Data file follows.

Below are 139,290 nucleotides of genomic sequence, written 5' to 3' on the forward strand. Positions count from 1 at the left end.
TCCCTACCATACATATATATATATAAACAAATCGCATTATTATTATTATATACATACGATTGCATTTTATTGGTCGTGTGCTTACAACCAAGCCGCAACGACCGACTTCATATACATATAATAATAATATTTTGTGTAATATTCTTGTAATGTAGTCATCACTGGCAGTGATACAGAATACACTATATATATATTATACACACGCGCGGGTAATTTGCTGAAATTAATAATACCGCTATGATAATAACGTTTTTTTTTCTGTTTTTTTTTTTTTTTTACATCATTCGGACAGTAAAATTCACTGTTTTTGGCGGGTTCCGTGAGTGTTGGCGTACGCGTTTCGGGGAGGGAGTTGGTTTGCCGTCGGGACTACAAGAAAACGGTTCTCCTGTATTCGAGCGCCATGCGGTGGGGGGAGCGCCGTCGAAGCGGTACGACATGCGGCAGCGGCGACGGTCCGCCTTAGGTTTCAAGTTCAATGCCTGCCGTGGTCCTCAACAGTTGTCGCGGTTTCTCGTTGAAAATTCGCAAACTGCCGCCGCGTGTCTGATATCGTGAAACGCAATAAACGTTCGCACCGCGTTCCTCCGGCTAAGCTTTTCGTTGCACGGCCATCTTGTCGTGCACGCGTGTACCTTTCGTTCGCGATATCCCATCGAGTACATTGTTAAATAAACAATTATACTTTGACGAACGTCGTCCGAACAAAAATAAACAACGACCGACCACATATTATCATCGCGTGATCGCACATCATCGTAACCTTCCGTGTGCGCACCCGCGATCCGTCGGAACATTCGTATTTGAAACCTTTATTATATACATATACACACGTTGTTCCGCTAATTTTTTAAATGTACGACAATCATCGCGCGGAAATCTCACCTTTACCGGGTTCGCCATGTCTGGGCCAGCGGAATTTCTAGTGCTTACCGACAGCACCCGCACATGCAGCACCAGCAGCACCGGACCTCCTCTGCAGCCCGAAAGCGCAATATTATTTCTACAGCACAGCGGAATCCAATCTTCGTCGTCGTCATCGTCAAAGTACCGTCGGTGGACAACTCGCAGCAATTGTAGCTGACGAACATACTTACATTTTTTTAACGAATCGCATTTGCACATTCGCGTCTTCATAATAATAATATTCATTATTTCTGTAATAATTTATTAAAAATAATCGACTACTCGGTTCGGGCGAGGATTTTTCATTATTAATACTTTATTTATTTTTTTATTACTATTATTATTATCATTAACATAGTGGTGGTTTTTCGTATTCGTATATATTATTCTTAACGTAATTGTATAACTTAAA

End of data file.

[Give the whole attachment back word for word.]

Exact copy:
Below are 139,290 nucleotides of genomic sequence, written 5' to 3' on the forward strand. Positions count from 1 at the left end.
TCCCTACCATACATATATATATATAAACAAATCGCATTATTATTATTATATACATACGATTGCATTTTATTGGTCGTGTGCTTACAACCAAGCCGCAACGACCGACTTCATATACATATAATAATAATATTTTGTGTAATATTCTTGTAATGTAGTCATCACTGGCAGTGATACAGAATACACTATATATATATTATACACACGCGCGGGTAATTTGCTGAAATTAATAATACCGCTATGATAATAACGTTTTTTTTTCTGTTTTTTTTTTTTTTTTACATCATTCGGACAGTAAAATTCACTGTTTTTGGCGGGTTCCGTGAGTGTTGGCGTACGCGTTTCGGGGAGGGAGTTGGTTTGCCGTCGGGACTACAAGAAAACGGTTCTCCTGTATTCGAGCGCCATGCGGTGGGGGGAGCGCCGTCGAAGCGGTACGACATGCGGCAGCGGCGACGGTCCGCCTTAGGTTTCAAGTTCAATGCCTGCCGTGGTCCTCAACAGTTGTCGCGGTTTCTCGTTGAAAATTCGCAAACTGCCGCCGCGTGTCTGATATCGTGAAACGCAATAAACGTTCGCACCGCGTTCCTCCGGCTAAGCTTTTCGTTGCACGGCCATCTTGTCGTGCACGCGTGTACCTTTCGTTCGCGATATCCCATCGAGTACATTGTTAAATAAACAATTATACTTTGACGAACGTCGTCCGAACAAAAATAAACAACGACCGACCACATATTATCATCGCGTGATCGCACATCATCGTAACCTTCCGTGTGCGCACCCGCGATCCGTCGGAACATTCGTATTTGAAACCTTTATTATATACATATACACACGTTGTTCCGCTAATTTTTTAAATGTACGACAATCATCGCGCGGAAATCTCACCTTTACCGGGTTCGCCATGTCTGGGCCAGCGGAATTTCTAGTGCTTACCGACAGCACCCGCACATGCAGCACCAGCAGCACCGGACCTCCTCTGCAGCCCGAAAGCGCAATATTATTTCTACAGCACAGCGGAATCCAATCTTCGTCGTCGTCATCGTCAAAGTACCGTCGGTGGACAACTCGCAGCAATTGTAGCTGACGAACATACTTACATTTTTTTAACGAATCGCATTTGCACATTCGCGTCTTCATAATAATAATATTCATTATTTCTGTAATAATTTATTAAAAATAATCGACTACTCGGTTCGGGCGAGGATTTTTCATTATTAATACTTTATTTATTTTTTTATTACTATTATTATTATCATTAACATAGTGGTGGTTTTTCGTATTCGTATATATTATTCTTAACGTAATTGTATAACTTAAA